Tips for Pouring Concrete in Hot Weather Provided by Navasota Concrete

Pouring concrete in hot weather is defined as the moment when the following conditions occur: high ambient temperature, low relative humidity and/or high wind speed. Hot weather affects laboratory test results of pouring concrete, which shows that higher temperatures affect the compressive strength gain of hardened concrete. Navasota Concrete has put together a list of tips for pouring our ready-mix concrete in hot weather.

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What is Stamped Concrete?

Stamped concrete is commonly utilized for patios, walkways, pool decks and driveways. It is patterned and textured to resemble another material, such as stone, slate, brick or wood. This concrete comes in a variety of patterns and colors, which makes it an attractive choice that can be customized to suit your needs.

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Benefits of Stained Concrete

Pouring new concrete can be both an exciting and taxing time for most people. Installing a new floor can give your home or business the face lift it needs, make replacement values when it comes time to sell change and give your home a more pulled together appearance. When it comes to installing a new floor, one of the most commonly used options is stained concrete. Stained concrete is no longer just for basements, as many people are beginning to put them in rooms that see a lot of use such as a kitchen or waiting area.

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Important Things to Know About Dyed Concrete

Becoming proficient at the basics before moving on to more challenging tasks is essential in most everything, particularly when it comes to dyed concrete. Success is built on a concrete foundation, literally and figuratively.  Becoming familiar with the benefits and downsides of dyed concrete, as well as the types of dyed concrete available is critical when selecting dyed concrete for your residential or commercial space.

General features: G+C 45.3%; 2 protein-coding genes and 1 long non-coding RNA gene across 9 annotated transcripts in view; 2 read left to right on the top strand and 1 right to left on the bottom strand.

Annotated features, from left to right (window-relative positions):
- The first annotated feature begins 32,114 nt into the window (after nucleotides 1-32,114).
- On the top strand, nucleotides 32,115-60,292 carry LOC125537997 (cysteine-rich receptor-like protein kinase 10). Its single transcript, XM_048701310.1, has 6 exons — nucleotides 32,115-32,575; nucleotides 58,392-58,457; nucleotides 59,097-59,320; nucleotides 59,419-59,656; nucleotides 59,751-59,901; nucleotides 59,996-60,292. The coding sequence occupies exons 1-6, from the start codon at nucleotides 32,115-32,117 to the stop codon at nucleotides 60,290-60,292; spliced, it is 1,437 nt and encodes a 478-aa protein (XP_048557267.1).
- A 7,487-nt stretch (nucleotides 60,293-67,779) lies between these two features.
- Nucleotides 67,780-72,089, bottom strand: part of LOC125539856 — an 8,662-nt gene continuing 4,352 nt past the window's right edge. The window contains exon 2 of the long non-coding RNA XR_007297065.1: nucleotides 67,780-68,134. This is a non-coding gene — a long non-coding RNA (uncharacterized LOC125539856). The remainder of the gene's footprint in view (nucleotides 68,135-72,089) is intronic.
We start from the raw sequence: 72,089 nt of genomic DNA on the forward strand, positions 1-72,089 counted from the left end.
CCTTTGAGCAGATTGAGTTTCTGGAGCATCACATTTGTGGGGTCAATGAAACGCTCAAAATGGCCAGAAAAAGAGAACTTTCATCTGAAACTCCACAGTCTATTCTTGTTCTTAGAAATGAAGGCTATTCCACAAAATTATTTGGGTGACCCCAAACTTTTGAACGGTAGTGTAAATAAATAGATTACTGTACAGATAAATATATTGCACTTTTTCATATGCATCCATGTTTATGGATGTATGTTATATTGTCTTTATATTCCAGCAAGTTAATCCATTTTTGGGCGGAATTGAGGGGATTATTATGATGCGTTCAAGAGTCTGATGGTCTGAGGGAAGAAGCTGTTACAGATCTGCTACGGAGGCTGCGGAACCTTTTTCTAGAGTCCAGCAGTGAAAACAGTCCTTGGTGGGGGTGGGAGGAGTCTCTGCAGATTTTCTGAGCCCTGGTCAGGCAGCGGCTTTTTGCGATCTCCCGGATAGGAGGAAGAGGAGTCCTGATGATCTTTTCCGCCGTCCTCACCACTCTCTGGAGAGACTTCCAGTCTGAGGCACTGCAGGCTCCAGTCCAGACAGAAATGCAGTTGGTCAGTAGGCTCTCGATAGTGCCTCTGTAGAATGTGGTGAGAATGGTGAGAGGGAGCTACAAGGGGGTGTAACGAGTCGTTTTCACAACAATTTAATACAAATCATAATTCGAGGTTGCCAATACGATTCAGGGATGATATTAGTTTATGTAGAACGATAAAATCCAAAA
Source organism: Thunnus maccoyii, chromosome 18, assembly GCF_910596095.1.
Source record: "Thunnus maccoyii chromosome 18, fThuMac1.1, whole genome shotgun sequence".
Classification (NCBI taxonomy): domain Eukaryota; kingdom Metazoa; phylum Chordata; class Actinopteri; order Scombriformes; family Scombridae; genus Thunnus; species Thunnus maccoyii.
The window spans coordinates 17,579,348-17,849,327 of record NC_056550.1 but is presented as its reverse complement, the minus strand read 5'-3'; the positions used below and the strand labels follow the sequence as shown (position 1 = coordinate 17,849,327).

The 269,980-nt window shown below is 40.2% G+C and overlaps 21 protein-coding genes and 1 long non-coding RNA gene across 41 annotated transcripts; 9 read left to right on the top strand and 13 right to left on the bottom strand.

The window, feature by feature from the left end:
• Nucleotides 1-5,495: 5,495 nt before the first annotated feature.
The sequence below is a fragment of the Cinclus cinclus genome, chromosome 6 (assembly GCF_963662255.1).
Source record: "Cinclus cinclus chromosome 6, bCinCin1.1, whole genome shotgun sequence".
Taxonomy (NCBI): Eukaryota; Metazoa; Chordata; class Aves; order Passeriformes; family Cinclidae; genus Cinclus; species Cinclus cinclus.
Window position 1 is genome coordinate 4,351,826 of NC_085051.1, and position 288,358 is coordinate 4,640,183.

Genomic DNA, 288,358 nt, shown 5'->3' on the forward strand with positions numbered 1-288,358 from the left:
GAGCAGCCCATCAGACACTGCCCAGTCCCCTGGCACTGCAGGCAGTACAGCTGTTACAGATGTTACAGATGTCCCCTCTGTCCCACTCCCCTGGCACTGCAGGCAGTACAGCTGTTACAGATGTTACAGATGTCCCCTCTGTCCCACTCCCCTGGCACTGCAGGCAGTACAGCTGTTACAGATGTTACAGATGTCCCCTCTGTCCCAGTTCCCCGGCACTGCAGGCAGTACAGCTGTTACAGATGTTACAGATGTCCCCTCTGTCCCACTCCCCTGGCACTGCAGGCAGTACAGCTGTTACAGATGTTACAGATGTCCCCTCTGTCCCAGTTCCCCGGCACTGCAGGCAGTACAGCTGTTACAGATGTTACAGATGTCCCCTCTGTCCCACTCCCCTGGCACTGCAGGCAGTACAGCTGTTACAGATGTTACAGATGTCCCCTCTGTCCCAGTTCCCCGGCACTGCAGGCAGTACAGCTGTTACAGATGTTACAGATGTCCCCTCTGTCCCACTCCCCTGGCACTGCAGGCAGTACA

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Pouring Concrete in Cold Weather

You may be presented with some challenges when pouring concrete in colder temperatures, but many frequently find that the extra effort and additional procedures taking really do pay off in the end. During the winter, concrete must be continuously protected from freezing and freeze-thaw cycles in its early stages. Extra precautions must be taken to ensure that the concrete does not get cold too quickly, which can result in the concrete weakening, thus increasing the risk of cracking and breaking. By taking the following steps, you can pour concrete in the winter.

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How to Calculate Yards of Concrete Needed for Your Project: Quick Method for Basic Slabs

Before starting any concrete placement job, it is crucial to figure out the correct volume of concreted required for the job. An insufficient amount can result in having to make a concrete placement in two separate steps, creating a structurally weak seam between the two placements. Conversely, too much can be a waste of money. Fortunately, determining a project’s concrete yardage is typically a simple matter of calculating the volume of the space to be spilled and then adding 5-10 percent to the number to be conservative. Basic concrete placements calling for concrete to be poured into a rectangular 3D area requires calculation of the volume to be done with the equations length × width × height.

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How to Calculate Yards of Concrete Needed for Your Project: Using 3D Volume Equations

Before starting any concrete placement job, it is crucial to figure out the correct volume of concrete required for the job. An insufficient amount can result in having to make a concrete placement in two separate steps, creating a structurally weak seam between the two placements. Conversely, too much can be a waste of money. Fortunately, determining a project’s concrete yardage is typically a simple matter of calculating the volume of the space to be spilled and then adding 5-10 percent to the number to be conservative. Basic concrete placements calling for concrete to be poured into a rectangular 3D area requires calculation of the volume to be done with the equations length × width × height.

Continue reading How to Calculate Yards of Concrete Needed for Your Project: Using 3D Volume Equations